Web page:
By Suzanne Boothby
Rates of diabetes have been steadily rising with more than 420 million people worldwide diagnosed with this disease. Diabetes is a result of either the pancreas not producing enough insulin or the body not effectively using the insulin it produces.
Most people with diabetes have type 2, which experts now refer to as a lifestyle disease. Poor food choices and lack of physical activity can lead to the body’s inability to regulate blood sugar. Until recently, this type of diabetes was seen only in adults but it is now on the rise for children too.
Thankfully, adopting a more plant-based diet can help prevent diabetes or helping those with type 2 diabetes to manage it more effectively.
In fact, research now shows that eating your veggies can help diabetics and pre-diabetics alike. Here are some of the foods that diabetics can add to their diet and why they are so helpful.
It’s hard to find any diet throughout the world that doesn’t sing the praises of leafy green vegetables such as kale, spinach, cabbage, lettuce and arugula.
Eating these types of greens is associated with a lower risk of developing type 2 diabetes. One study even reported that each daily serving of greens contributes to a 9 percent decrease in risk.
Speaking of greens, broccoli is a great one to add to your diet. This vegetable is full of important vitamins and minerals, while remaining low in calories and carbohydrates. You can juice the stalks to get the benefits like in this Love Your Broccoli Juice.
If you’re not a fan of broccoli itself, try eating broccoli sprouts (on a salad or on your avocado toast) as one study found that broccoli sprouts can be helpful in lowering insulin levels.
Legumes are a high-fiber food and a plant-based protein. Kidney, pinto, navy, chickpeas or black beans are all packed with essential vitamins and minerals, including magnesium and potassium. While beans contain carbohydrates about ½ cup can provide the same amount of protein as one ounce of meat, according to the American Diabetes Association (ADA).
A 2012 study found that people with type 2 diabetes who consumed one cup of legumes daily showed greater decreases in hemoglobin A1c values and decreases in blood pressure.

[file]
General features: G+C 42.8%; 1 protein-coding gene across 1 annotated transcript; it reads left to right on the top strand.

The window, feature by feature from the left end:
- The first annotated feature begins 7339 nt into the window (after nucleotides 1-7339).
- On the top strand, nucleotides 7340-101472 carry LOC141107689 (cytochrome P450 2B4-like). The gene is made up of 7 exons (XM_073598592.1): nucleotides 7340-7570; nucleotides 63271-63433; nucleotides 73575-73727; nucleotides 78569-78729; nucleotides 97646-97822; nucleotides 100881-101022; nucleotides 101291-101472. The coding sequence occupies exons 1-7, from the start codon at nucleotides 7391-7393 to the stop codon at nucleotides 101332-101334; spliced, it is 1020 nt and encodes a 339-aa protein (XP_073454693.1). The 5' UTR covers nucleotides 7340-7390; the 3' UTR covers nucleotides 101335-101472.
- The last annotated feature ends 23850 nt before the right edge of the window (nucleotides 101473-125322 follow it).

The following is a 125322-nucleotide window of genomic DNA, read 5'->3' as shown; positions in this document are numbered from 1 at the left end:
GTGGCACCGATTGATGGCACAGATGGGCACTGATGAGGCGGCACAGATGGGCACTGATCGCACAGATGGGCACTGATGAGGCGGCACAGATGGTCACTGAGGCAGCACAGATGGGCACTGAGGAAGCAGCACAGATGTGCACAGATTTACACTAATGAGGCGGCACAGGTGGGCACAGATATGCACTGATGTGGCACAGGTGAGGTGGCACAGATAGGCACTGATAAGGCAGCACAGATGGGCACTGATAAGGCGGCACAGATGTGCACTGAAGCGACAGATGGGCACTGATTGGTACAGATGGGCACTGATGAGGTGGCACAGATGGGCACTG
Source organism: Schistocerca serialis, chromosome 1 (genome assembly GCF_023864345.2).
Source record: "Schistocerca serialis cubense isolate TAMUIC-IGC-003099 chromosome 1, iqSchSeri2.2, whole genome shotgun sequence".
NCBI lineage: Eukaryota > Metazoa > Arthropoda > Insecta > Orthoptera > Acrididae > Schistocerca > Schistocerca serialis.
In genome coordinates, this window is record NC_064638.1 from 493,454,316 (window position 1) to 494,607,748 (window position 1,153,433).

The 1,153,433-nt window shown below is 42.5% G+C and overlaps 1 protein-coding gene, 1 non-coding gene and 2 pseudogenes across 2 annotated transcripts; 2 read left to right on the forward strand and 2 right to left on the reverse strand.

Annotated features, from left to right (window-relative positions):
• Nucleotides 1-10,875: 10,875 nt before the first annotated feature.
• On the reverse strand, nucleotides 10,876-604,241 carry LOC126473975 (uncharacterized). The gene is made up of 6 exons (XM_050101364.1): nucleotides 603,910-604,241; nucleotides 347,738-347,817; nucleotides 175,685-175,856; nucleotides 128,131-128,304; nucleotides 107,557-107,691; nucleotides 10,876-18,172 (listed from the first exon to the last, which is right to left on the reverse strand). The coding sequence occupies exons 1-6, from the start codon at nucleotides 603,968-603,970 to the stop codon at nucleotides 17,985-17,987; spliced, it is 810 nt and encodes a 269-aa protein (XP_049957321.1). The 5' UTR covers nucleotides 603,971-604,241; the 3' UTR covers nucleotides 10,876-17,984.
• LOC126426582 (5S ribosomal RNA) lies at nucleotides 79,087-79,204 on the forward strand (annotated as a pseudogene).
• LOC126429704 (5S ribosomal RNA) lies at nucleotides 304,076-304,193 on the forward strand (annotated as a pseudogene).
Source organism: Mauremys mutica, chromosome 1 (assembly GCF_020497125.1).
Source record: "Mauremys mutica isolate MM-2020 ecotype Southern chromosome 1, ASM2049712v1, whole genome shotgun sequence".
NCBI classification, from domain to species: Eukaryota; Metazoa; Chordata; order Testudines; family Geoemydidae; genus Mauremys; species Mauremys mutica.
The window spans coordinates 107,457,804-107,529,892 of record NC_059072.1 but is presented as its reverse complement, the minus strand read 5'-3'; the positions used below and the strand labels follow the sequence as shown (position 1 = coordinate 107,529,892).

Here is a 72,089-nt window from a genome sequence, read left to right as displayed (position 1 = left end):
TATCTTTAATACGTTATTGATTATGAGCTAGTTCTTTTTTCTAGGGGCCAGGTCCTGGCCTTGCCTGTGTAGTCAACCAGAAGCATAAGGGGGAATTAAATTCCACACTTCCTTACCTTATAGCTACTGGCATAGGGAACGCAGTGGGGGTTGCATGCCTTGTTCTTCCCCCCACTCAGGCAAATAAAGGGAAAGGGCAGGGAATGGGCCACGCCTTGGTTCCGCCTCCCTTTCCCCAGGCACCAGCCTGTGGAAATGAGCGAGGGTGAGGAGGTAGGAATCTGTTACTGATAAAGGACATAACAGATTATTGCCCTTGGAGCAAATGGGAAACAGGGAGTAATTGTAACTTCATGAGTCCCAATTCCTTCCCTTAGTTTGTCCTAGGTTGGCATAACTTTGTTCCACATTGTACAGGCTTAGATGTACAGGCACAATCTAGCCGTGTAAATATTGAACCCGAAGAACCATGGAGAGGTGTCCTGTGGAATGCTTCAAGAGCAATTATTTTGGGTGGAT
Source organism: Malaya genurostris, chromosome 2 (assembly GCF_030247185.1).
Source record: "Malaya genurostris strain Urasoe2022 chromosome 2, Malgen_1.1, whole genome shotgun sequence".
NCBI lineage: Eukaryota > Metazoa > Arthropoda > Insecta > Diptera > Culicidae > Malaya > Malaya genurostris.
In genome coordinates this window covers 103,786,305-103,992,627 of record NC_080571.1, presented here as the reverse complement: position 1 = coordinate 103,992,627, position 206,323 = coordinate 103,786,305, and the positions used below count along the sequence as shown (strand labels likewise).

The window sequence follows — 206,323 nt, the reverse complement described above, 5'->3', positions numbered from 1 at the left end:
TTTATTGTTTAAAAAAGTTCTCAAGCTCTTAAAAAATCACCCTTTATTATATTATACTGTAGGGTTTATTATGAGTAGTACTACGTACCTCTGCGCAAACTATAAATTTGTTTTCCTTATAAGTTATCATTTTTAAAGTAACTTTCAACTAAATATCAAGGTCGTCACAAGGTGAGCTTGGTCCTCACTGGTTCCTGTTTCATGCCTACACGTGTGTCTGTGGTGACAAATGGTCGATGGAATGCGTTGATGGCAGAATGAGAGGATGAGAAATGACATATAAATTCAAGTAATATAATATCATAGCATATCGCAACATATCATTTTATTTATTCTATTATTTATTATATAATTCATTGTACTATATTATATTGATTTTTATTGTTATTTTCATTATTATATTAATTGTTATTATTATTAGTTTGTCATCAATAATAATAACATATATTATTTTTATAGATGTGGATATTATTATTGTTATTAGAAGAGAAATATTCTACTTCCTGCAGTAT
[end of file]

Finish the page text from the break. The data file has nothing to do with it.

You can use canned beans or soak them and cook them in a pressure cooker. They also make a great base for a burger like in this Quinoa & Red Kidney Bean “Chili” Burger recipe.
These seeds are a great food for diabetes as they are filling (thanks to their high fiber content) while still being relatively low on carbs. Fiber intake is a great way to reduce hunger without raising blood sugar.
In fact, the viscous fiber found in chia seeds can help lower your blood sugar levels as it slows down the rate at which food moves through your system and gets absorbed by the body. Try this Rich & Creamy Strawberry Pudding, sweetened with a touch of honey which is a lower glycemic food than sugar.
While many people fear that fruit is forbidden with diabetes there are many low-carb, low-glycemic fruits that can work well. You can enjoy blueberries, strawberries, raspberries or any type of berry because of they are low-GI.
Berries are considered a diabetes superfood packed with antioxidants, vitamins, and fiber, according to the ADA. Try making this Berry Pie Smoothie for breakfast or an afternoon snack to get more berries into your day.
Another fruit category that is helpful for diabetics is citrus. Oranges, grapefruits, lemons and limes can help you get more fiber, vitamin C, folate and potassium. Research suggests that vitamin C is linked to improved blood glucose levels in people with type 2 diabetes.
One of the key ingredients in lemon peel is polyphenols, which can help minimize insulin resistance and suppress the accumulation of fat in the abdomen. So feel free to leave the lemon peel on when juicing!
While this root vegetable might taste sweet, the natural sugars don’t readily covert into glucose quickly, so it doesn’t cause a spike in blood glucose levels. Beets are another low calorie food full of essential vitamins, minerals and plant compounds. The fiber in beets may help promote weight loss or maintenance by reducing appetite.
In one study at University of Exeter Medical School, clinical trials looked at beet juice and found improved cognitive function in patients with type 2 diabetes. Try it in this Sunny Citrus Beet Juice recipe.
Yes, sweet potatoes are another food that are good for diabetics. Sweet potatoes are lower on the glycemic index than white potatoes and are full of vitamin A for (great for eye health) and fiber, which helps control blood glucose.
You can roast sweet potatoes and enjoy with other non-starchy vegetables and healthy fats or try this Chickpea and Sweet Potato Cacciatore recipe.
Two spices that are great for diabetes management are cinnamon and turmeric. Several studies have found that cinnamon can lower blood sugar levels and improve insulin sensitivity. Turmeric has antioxidant, anti-inflammatory, anticancer and anti-diabetic properties. Research shows that turmeric has the ability to suppress oxidative stress and inflammation, which can help those with diabetes.
You can sprinkle cinnamon on your morning oats or on top of a smoothie and use turmeric in soups, stews, salad dressings and more.